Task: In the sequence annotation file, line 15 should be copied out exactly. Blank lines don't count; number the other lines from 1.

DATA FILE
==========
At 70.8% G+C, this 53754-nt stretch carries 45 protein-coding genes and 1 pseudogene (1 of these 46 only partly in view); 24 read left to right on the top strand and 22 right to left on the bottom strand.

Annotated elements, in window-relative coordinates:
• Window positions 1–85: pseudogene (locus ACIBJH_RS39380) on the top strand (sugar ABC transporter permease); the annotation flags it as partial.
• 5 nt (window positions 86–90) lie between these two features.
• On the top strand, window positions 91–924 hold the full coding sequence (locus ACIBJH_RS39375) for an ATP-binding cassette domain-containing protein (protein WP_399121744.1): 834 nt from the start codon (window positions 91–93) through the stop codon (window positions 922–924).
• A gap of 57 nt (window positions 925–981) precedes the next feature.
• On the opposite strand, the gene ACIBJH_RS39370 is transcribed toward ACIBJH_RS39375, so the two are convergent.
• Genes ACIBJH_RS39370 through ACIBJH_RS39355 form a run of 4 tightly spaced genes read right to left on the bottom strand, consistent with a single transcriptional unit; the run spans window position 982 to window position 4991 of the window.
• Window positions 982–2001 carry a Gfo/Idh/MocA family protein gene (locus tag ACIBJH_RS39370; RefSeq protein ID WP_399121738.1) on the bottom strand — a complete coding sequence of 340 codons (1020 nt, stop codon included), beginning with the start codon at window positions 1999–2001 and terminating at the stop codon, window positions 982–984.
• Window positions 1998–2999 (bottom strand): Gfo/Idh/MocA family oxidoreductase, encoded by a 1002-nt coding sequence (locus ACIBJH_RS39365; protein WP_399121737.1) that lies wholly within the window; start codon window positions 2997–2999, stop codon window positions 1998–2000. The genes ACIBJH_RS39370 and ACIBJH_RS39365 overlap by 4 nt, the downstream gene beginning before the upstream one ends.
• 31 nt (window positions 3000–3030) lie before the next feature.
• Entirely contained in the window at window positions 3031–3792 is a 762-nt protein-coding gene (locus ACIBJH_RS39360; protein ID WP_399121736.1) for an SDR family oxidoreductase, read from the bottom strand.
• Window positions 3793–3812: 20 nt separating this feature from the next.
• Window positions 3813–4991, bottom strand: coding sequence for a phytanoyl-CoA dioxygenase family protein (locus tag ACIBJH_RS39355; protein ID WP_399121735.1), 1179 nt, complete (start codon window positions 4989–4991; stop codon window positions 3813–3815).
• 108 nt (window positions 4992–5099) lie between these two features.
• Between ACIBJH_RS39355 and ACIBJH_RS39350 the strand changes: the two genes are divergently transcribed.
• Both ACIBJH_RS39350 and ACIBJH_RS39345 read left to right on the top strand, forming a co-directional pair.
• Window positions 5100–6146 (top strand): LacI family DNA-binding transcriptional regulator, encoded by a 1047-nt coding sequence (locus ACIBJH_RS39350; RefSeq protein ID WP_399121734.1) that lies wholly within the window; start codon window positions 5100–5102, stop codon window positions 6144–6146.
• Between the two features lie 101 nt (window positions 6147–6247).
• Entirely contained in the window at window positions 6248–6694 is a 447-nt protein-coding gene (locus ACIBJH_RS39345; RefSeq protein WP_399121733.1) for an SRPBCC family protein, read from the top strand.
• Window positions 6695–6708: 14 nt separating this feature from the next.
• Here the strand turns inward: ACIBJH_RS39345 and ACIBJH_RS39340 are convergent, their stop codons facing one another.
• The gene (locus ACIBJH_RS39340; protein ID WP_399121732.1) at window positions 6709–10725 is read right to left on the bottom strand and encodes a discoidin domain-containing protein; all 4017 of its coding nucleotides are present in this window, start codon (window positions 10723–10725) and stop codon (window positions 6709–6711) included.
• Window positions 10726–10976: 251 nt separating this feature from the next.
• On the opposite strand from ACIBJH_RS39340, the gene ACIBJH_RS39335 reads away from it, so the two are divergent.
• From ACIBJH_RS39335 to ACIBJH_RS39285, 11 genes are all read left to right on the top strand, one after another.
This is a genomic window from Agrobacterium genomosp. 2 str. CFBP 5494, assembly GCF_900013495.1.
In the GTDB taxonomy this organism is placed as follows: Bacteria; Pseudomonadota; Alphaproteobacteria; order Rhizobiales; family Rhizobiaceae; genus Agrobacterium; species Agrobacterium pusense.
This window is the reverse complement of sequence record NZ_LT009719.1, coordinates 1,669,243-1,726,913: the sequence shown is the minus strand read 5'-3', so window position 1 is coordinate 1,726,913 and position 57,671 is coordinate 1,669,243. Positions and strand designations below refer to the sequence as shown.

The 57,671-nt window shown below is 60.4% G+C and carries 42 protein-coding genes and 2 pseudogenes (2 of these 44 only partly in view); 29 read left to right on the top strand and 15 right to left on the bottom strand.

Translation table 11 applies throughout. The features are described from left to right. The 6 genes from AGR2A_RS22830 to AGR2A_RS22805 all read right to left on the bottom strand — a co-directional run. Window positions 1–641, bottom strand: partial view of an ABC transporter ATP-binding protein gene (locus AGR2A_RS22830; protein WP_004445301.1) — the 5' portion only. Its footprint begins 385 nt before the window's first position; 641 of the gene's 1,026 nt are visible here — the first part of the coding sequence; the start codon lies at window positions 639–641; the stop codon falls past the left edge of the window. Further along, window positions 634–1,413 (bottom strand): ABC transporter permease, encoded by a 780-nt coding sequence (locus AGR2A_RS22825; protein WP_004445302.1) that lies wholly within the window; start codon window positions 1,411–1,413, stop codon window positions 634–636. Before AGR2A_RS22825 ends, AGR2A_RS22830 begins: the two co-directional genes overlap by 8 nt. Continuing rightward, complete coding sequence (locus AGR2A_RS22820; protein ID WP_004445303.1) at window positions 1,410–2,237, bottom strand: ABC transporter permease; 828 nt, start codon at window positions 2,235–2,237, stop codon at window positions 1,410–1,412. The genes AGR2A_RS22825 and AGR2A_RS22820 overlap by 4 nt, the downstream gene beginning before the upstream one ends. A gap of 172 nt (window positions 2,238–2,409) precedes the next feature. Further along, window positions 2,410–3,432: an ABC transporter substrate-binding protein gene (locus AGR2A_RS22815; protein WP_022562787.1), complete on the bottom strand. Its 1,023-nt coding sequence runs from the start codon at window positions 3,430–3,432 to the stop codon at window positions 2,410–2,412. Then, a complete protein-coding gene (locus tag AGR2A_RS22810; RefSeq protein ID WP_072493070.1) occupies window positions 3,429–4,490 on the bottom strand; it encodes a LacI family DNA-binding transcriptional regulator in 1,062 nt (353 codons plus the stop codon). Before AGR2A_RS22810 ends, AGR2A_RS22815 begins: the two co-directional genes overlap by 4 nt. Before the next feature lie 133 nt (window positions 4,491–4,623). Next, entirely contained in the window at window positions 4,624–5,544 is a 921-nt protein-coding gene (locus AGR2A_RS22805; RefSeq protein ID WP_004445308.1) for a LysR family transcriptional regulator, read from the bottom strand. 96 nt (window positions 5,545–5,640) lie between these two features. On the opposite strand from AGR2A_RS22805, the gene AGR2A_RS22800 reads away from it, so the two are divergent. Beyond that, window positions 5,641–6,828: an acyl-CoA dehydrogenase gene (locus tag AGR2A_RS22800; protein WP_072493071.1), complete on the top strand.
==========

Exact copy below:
• 108 nt (window positions 4992–5099) lie between these two features.